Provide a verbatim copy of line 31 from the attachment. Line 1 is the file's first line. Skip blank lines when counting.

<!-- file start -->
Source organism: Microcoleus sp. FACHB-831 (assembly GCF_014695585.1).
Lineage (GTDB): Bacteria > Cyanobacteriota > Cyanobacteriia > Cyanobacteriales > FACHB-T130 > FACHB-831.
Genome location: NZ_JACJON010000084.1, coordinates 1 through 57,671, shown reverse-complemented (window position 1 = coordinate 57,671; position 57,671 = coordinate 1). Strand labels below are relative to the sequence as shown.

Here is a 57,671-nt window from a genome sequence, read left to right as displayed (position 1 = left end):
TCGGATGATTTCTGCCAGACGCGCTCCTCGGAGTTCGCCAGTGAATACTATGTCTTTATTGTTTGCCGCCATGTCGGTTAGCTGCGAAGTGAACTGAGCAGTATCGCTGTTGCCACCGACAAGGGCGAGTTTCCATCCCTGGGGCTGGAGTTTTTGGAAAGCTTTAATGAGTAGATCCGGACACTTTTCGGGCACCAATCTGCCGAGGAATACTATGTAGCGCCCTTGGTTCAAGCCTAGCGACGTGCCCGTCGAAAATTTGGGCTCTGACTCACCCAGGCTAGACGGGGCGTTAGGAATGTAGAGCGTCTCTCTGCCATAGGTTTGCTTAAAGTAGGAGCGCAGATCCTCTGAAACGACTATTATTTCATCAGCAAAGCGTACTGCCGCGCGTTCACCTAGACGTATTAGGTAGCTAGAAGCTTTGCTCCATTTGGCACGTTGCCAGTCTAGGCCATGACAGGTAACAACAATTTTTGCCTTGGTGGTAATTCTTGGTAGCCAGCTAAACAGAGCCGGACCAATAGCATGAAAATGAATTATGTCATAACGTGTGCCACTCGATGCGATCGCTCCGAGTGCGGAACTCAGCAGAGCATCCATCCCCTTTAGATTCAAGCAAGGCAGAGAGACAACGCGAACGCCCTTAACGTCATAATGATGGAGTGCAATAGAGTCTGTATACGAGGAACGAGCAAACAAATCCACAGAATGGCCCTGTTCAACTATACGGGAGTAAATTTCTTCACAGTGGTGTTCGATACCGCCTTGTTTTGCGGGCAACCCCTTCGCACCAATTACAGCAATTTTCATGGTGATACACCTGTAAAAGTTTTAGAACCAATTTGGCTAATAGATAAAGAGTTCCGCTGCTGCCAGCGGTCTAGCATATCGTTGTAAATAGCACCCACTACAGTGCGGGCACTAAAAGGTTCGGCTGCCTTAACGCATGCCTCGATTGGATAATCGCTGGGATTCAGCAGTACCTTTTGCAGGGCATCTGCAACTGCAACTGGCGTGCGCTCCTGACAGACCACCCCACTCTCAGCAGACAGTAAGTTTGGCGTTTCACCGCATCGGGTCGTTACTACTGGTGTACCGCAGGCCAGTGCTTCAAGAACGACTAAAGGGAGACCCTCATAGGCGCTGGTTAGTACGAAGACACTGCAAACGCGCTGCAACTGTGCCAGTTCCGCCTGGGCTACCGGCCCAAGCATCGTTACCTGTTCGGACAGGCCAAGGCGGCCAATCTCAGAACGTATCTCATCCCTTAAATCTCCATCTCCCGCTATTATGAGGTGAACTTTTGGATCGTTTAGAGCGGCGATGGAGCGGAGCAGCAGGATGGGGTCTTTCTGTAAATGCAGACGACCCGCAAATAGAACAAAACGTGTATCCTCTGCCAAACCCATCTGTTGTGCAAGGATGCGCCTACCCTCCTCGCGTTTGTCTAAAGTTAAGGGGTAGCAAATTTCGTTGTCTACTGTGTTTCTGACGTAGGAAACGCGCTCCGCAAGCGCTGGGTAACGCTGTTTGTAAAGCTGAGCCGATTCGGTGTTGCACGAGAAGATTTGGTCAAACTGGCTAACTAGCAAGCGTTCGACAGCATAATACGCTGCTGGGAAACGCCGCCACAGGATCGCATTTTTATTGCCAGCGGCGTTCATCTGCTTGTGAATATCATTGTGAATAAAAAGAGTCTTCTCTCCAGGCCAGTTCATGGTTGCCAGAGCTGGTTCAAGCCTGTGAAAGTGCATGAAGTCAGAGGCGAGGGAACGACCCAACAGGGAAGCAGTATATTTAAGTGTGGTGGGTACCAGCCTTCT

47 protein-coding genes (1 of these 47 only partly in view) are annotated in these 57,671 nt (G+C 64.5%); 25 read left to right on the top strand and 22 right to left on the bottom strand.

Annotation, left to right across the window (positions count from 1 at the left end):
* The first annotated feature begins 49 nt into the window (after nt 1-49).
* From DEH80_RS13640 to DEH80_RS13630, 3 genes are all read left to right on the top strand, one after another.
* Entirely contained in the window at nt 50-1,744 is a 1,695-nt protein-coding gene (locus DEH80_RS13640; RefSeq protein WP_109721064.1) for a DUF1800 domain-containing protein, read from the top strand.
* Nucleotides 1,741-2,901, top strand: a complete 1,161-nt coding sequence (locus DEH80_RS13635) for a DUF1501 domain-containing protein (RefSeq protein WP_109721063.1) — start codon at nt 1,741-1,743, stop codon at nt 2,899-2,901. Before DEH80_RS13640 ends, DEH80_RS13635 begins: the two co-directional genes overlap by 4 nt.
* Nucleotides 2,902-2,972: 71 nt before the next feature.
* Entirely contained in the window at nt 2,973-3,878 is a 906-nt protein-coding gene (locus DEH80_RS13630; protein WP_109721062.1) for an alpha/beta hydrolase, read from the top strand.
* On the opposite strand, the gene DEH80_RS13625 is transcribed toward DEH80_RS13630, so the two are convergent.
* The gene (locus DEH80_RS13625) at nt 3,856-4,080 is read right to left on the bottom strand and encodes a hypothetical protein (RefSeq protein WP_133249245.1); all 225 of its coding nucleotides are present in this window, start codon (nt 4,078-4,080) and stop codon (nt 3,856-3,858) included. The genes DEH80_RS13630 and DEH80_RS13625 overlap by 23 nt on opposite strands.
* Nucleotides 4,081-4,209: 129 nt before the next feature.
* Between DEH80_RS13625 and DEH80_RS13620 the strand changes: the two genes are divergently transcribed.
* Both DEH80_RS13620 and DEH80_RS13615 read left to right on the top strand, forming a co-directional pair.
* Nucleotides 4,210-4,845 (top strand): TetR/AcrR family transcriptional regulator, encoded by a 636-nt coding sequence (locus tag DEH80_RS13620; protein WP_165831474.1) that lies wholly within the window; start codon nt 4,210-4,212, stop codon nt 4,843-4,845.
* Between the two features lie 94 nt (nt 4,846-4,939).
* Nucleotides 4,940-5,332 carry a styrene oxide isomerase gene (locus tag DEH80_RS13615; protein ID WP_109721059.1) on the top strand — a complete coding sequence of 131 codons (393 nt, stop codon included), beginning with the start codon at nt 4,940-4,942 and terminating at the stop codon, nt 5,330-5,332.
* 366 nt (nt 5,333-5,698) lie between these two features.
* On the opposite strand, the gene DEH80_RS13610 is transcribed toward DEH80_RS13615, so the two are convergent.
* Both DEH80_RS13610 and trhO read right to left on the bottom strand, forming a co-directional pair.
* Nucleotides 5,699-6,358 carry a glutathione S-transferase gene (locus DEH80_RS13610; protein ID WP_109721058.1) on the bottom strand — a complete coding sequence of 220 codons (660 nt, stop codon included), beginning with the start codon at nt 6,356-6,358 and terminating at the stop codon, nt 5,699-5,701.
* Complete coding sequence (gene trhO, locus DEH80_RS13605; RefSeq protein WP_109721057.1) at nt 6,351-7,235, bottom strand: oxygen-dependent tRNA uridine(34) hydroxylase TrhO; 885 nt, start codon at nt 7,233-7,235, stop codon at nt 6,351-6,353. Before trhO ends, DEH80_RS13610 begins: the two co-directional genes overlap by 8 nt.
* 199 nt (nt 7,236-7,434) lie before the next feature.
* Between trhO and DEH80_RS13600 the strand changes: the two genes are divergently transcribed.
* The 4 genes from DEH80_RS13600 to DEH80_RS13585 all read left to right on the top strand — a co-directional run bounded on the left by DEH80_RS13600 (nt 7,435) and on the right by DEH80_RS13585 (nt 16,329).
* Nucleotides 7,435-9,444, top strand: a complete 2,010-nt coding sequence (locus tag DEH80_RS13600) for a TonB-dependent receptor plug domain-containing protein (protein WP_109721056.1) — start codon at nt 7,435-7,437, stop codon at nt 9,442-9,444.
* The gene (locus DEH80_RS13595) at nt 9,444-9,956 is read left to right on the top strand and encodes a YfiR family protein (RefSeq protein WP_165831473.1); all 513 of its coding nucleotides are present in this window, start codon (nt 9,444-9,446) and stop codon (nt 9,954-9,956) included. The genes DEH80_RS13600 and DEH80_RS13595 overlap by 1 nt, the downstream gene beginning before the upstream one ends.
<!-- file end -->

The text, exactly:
* The gene (locus DEH80_RS13595) at nt 9,444-9,956 is read left to right on the top strand and encodes a YfiR family protein (RefSeq protein WP_165831473.1); all 513 of its coding nucleotides are present in this window, start codon (nt 9,444-9,446) and stop codon (nt 9,954-9,956) included. The genes DEH80_RS13600 and DEH80_RS13595 overlap by 1 nt, the downstream gene beginning before the upstream one ends.